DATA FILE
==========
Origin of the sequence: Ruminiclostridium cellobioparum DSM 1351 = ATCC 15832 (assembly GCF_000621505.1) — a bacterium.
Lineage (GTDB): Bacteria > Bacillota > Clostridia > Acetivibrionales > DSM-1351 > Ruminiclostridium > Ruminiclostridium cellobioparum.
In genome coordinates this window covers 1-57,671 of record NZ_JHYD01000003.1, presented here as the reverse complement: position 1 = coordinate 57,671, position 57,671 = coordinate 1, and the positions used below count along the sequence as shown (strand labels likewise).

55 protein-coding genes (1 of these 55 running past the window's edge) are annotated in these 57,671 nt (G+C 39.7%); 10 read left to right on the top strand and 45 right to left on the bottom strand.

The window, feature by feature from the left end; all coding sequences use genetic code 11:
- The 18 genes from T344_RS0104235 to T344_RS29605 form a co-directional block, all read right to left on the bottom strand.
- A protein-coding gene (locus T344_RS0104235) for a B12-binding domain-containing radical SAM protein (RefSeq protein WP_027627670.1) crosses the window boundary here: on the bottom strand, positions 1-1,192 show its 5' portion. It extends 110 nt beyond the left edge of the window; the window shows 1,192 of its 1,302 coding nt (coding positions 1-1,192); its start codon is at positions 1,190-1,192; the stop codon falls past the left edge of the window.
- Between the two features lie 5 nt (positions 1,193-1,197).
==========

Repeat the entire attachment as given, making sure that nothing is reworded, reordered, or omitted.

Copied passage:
Origin of the sequence: Ruminiclostridium cellobioparum DSM 1351 = ATCC 15832 (assembly GCF_000621505.1) — a bacterium.
Lineage (GTDB): Bacteria > Bacillota > Clostridia > Acetivibrionales > DSM-1351 > Ruminiclostridium > Ruminiclostridium cellobioparum.
In genome coordinates this window covers 1-57,671 of record NZ_JHYD01000003.1, presented here as the reverse complement: position 1 = coordinate 57,671, position 57,671 = coordinate 1, and the positions used below count along the sequence as shown (strand labels likewise).

55 protein-coding genes (1 of these 55 running past the window's edge) are annotated in these 57,671 nt (G+C 39.7%); 10 read left to right on the top strand and 45 right to left on the bottom strand.

The window, feature by feature from the left end; all coding sequences use genetic code 11:
- The 18 genes from T344_RS0104235 to T344_RS29605 form a co-directional block, all read right to left on the bottom strand.
- A protein-coding gene (locus T344_RS0104235) for a B12-binding domain-containing radical SAM protein (RefSeq protein WP_027627670.1) crosses the window boundary here: on the bottom strand, positions 1-1,192 show its 5' portion. It extends 110 nt beyond the left edge of the window; the window shows 1,192 of its 1,302 coding nt (coding positions 1-1,192); its start codon is at positions 1,190-1,192; the stop codon falls past the left edge of the window.
- Between the two features lie 5 nt (positions 1,193-1,197).